Sundays and bank holidays in Germany
“For six days work is to be done, but the seventh day is a day of rest”
Resting on a Sunday is a very common idea all over the world, especially in Christianised countries. Some people go to church, others enjoy sleeping in after a night out, maybe you prepare a Sunday Roast, do some housework, go to town for a pint and some shopping. Everything is possible on the day of rest…or is it!? It might be in your country, but it is definitely not in Germany!
Germans take their Sundays very seriously. The Sunday rest is so important, that there is even a law for it! Since 1919 Sundays and bank holidays are “protected by law as days of rest from work and of spiritual improvement.” (Art. 139, German Basic Law). Along with the ‘Sonntagsruhe’ comes the ‘Ladenschlussgesetz’ which states that department stores, shopping centres etc. remain closed on Sundays and public holidays.
Yes, dear readers, that’s right! No open shops on Sunday or a bank holiday. No shopping at Edeka, Aldi, Lidl, Kaufland etc. If you are lucky, you will find a bakery that is open for some hours in the morning in order to secure the German ‘Sonntagsfrühstück’. Cities are empty, some people might go for a little stroll in the afternoon that is most likely to end in a café serving cakes. While English might go for a pint (or more, if it’s bank holiday weekend!), the German taste buds are conditioned to crave a piece of cake and a cup of coffee at 3pm: “Schon 15 Uhr?! Zeit für Kaffee und Kuchen!”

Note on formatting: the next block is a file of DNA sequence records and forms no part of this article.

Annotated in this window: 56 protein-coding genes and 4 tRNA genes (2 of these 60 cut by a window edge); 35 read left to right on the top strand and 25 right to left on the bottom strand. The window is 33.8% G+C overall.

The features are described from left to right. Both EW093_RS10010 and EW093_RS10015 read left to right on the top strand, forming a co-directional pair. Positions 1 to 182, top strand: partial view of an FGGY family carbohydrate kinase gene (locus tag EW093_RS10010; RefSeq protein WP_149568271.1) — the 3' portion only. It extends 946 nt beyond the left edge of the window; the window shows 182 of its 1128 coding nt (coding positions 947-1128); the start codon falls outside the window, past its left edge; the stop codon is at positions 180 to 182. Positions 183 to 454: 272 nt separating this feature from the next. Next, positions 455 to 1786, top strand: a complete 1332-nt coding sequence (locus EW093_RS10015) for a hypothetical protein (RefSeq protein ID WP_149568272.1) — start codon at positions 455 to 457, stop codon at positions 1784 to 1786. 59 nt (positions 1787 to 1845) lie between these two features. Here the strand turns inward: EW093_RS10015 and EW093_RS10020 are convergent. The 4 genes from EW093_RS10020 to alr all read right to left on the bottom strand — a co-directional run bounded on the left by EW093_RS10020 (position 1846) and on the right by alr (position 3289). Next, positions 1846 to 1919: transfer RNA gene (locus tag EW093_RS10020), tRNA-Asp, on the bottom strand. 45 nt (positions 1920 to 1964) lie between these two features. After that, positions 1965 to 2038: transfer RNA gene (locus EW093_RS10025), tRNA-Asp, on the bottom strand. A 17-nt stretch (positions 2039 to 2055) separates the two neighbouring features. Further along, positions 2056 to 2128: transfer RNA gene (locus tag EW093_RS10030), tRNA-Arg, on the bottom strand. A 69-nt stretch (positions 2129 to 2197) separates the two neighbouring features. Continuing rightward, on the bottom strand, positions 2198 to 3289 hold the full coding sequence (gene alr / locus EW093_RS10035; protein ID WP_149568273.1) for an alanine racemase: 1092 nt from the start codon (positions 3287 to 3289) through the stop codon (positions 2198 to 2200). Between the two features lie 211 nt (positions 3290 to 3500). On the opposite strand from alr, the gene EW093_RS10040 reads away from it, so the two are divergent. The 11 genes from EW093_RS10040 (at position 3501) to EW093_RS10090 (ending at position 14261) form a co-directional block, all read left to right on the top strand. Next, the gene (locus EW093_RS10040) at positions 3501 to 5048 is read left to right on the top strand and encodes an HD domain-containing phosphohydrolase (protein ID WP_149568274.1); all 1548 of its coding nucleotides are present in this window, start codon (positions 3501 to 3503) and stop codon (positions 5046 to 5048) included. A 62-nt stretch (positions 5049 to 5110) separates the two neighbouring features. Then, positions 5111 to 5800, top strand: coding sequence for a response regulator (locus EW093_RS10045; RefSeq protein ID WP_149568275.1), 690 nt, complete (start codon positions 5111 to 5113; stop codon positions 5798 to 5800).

|Hefezopf (find recipe in 'Baking. Backen')|
This scenario leads to the question, what German people actually do on such a day, except for having a massive breakfast in the morning and cake in the afternoon. If the cities are empty, they must be at home, using their free time for some housework. That would be very efficient and very German, wouldn’t it?
It might sound plausible to you, but: SUNDAY IS A DAY OF REST! Which is why housework is usually not done either! The Sunday silence, ‘Sonntagsruhe’, is such a big deal, that every action that causes noise or distraction from resting is absolutely unacceptable.
Remember my joyful moment of hoovering my English home on a Sunday? NOT okay in Germany. Mowing the lawn? Very offensive. Throwing your correctly collected glass bottles into glass containers? Are you insane??? The latter is actually prohibited, as can be seen on this glass container note:
|"Please show consideration for your fellow citizens! Only bin bottles Monday-Saturday from 8am-1pm and 3pm-7pm. Not on Sundays or bank holidays. Thank you!"|
I know what you think now: “Come on, Franzi! What’s the worst that can happen?”.
In fact, people that see or rather hear your Sunday treachery can phone the police and report you for disturbance of their peace. And worse: Many are very likely to do so, especially Germans of the slightly older generation. The same applies for lawn mowing, felling trees with a chain saw or playing loud music.
Hence, if you really feel the need to do some sort of work on a Sunday or any bank holiday, limit yourself to quiet tasks like dusting, cooking, watching television or eating breakfast, big lunch and cake in the afternoon.
If that’s not satisfying and you really feel the urgent need to get out of the house, put on your functional clothes and hiking boots, and either join the cake addicts in town or the nature lovers. This way, nobody’s peace will be disturbed and you are allowed to call yourself a well-behaved, good German. Congratulations!
Note: The impossibility of buying groceries on Sundays might be a reason for the German urge to organise and plan ahead. After all, we have to make sure we have food in store since we cannot quickly nip into the shop on the day of rest.